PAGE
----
Read our Spring/Summer newsletter containing the latest information about “The Next Generation of Fuel Cells”, ” The New Explosive Detector Test Strip”, and much more.
Month: August 2012
Brown Grease to Biodiesel
UConn Chemical Engineering Professor Richard Parnas is co-founder and CTO of RPM Sustainable Technologies (RPM ST), a local biofuel and chemical engineering service company whose mission is to supply process technology to the biofuels and chemistry industries. Aided by research conducted at UConn’s Biodiesel lab, RPM ST has developed a process to convert waste, in the form of brown kitchen grease, into fuel, in the form of biodiesel. Previous to this innovation, Dr. Parnas converted yellow grease into biodiesel that then powered the UConn campus buses. However, this process grew to be economically inviable as it gained popularity and drove up the demand for and cost of yellow grease.
Brown grease, the thick waste that accumulates in the grease traps of fryers, is both less expensive and widely accessible. Restaurants and companies usually transport this waste to treatment plants for incineration or disposal, but this is an expensive process that poses detriment to both human health and the environment. RPM’s innovation makes use of this waste by splitting it into oils, used to make biodiesel, and biosolids, which are converted to another fuel source, synthesis gas. In all, Parnas says, the conversion of brown grease is a multi-billion dollar opportunity that benefits both business and the environment.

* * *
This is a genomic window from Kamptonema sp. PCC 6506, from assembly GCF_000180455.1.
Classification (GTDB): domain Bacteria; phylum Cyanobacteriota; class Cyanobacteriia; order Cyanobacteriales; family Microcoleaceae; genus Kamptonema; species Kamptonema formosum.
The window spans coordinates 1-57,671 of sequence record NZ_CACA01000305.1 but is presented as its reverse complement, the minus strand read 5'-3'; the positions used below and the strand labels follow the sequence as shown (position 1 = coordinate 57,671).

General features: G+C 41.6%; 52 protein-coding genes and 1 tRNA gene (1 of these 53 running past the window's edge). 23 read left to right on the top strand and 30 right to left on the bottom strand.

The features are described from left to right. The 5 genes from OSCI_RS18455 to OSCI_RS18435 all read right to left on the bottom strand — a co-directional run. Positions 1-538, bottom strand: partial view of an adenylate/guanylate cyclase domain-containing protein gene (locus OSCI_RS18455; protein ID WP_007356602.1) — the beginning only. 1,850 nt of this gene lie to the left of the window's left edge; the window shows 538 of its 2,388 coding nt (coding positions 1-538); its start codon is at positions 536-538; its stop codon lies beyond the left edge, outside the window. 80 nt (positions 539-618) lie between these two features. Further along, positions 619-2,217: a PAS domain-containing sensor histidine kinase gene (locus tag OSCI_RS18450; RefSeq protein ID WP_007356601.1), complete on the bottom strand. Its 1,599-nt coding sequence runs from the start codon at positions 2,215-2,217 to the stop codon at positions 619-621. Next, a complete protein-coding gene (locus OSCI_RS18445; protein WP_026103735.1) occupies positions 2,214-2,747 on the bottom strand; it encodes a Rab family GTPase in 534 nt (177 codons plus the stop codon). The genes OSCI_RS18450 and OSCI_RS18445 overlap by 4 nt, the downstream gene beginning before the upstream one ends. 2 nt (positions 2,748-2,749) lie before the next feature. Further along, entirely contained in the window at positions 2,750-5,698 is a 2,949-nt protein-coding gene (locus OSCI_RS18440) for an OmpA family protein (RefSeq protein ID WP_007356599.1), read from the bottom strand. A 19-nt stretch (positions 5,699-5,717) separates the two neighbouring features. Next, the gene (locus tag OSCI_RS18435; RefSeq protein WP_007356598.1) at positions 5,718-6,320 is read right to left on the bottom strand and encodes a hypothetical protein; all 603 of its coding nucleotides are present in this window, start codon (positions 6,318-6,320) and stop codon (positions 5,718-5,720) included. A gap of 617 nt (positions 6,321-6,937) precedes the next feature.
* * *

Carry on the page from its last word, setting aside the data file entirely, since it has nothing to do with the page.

Professor Parnas Conducted Renewable Energy Research at the Sichuan University, China
Dr. Richard Parnas visited Sichuan University in Chengdu, China, from May 11 to July 17, 2012. During the first four weeks, he taught the honors section of Chemical Reaction Engineering, a 3rd year core undergraduate course, by presenting several examples of multi-phase reactors. Upon the realization that partial differential equations and complex variables are included in the freshman year curriculum, Dr. Parnas also included heat transfer effects and wall boundary conditions.
Over the next few weeks, the class developed research ideas and started a project with switchable polarity solvents for biomass extraction. Many of the discussions occurred at social events, such as the birthday party of Dr. Parnas’s host, Dean of the College of Chemical Engineering Professor Bin Liang.
They then began a week of travel. Dr. Parnas gave a presentation to the Chinese Academy of Engineering in Beijing on the importance of separation processes in biomass conversion. Next they flew to Gansu province to visit a near-zero-emission combined steel, plastics, and fertilizer complex designed by Professor Liang and a team from Sichuan University. A series of meetings with the governor’s Minister of Industry, the mayor of Jin Chuan city (where the complex is located), and the 10 CEOs of the companies involved in the complex illustrated the fast pace of development that is possible when public / private partnerships are executed with a cooperative attitude.